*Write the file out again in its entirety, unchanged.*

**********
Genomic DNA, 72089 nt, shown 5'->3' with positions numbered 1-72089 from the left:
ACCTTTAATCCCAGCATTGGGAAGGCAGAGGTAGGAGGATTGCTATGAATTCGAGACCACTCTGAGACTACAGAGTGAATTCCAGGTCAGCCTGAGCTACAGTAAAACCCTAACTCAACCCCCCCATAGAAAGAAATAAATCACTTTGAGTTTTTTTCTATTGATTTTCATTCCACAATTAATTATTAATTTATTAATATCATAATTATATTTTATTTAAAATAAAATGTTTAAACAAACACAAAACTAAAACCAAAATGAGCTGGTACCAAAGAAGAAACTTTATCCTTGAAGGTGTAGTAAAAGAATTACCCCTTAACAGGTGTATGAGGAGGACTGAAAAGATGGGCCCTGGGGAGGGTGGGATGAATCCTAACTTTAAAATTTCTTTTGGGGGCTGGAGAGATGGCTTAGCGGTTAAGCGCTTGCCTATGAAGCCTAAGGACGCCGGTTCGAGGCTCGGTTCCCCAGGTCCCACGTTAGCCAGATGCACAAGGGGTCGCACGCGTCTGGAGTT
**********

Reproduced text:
Genomic DNA, 72089 nt, shown 5'->3' with positions numbered 1-72089 from the left:
ACCTTTAATCCCAGCATTGGGAAGGCAGAGGTAGGAGGATTGCTATGAATTCGAGACCACTCTGAGACTACAGAGTGAATTCCAGGTCAGCCTGAGCTACAGTAAAACCCTAACTCAACCCCCCCATAGAAAGAAATAAATCACTTTGAGTTTTTTTCTATTGATTTTCATTCCACAATTAATTATTAATTTATTAATATCATAATTATATTTTATTTAAAATAAAATGTTTAAACAAACACAAAACTAAAACCAAAATGAGCTGGTACCAAAGAAGAAACTTTATCCTTGAAGGTGTAGTAAAAGAATTACCCCTTAACAGGTGTATGAGGAGGACTGAAAAGATGGGCCCTGGGGAGGGTGGGATGAATCCTAACTTTAAAATTTCTTTTGGGGGCTGGAGAGATGGCTTAGCGGTTAAGCGCTTGCCTATGAAGCCTAAGGACGCCGGTTCGAGGCTCGGTTCCCCAGGTCCCACGTTAGCCAGATGCACAAGGGGTCGCACGCGTCTGGAGTT